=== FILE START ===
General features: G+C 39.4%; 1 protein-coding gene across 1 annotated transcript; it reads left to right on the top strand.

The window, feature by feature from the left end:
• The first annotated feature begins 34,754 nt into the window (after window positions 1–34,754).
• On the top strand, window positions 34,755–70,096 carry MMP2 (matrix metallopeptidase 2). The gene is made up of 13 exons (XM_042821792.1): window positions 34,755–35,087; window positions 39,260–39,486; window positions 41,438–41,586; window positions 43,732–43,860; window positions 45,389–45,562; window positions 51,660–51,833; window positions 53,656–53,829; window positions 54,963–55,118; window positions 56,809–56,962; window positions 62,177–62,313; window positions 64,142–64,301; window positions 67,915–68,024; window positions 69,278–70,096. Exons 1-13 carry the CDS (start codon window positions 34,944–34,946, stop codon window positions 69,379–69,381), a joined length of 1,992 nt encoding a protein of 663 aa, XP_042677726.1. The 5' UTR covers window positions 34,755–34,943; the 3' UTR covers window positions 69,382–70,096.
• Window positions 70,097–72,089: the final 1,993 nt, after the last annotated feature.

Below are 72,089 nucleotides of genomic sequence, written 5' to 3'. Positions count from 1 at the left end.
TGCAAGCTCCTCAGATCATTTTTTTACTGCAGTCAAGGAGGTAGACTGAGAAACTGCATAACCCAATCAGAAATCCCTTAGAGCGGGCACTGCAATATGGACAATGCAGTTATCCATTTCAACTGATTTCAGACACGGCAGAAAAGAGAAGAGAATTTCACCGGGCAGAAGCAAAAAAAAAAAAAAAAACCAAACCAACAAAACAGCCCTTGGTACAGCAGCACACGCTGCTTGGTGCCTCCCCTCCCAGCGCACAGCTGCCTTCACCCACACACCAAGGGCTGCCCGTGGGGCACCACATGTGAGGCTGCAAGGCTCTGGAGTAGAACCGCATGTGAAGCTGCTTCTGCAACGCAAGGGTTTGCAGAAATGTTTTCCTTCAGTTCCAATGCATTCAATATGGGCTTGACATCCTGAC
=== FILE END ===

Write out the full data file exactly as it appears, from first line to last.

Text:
General features: G+C 39.4%; 1 protein-coding gene across 1 annotated transcript; it reads left to right on the top strand.

The window, feature by feature from the left end:
• The first annotated feature begins 34,754 nt into the window (after window positions 1–34,754).
• On the top strand, window positions 34,755–70,096 carry MMP2 (matrix metallopeptidase 2). The gene is made up of 13 exons (XM_042821792.1): window positions 34,755–35,087; window positions 39,260–39,486; window positions 41,438–41,586; window positions 43,732–43,860; window positions 45,389–45,562; window positions 51,660–51,833; window positions 53,656–53,829; window positions 54,963–55,118; window positions 56,809–56,962; window positions 62,177–62,313; window positions 64,142–64,301; window positions 67,915–68,024; window positions 69,278–70,096. Exons 1-13 carry the CDS (start codon window positions 34,944–34,946, stop codon window positions 69,379–69,381), a joined length of 1,992 nt encoding a protein of 663 aa, XP_042677726.1. The 5' UTR covers window positions 34,755–34,943; the 3' UTR covers window positions 69,382–70,096.
• Window positions 70,097–72,089: the final 1,993 nt, after the last annotated feature.

Below are 72,089 nucleotides of genomic sequence, written 5' to 3'. Positions count from 1 at the left end.
TGCAAGCTCCTCAGATCATTTTTTTACTGCAGTCAAGGAGGTAGACTGAGAAACTGCATAACCCAATCAGAAATCCCTTAGAGCGGGCACTGCAATATGGACAATGCAGTTATCCATTTCAACTGATTTCAGACACGGCAGAAAAGAGAAGAGAATTTCACCGGGCAGAAGCAAAAAAAAAAAAAAAAACCAAACCAACAAAACAGCCCTTGGTACAGCAGCACACGCTGCTTGGTGCCTCCCCTCCCAGCGCACAGCTGCCTTCACCCACACACCAAGGGCTGCCCGTGGGGCACCACATGTGAGGCTGCAAGGCTCTGGAGTAGAACCGCATGTGAAGCTGCTTCTGCAACGCAAGGGTTTGCAGAAATGTTTTCCTTCAGTTCCAATGCATTCAATATGGGCTTGACATCCTGAC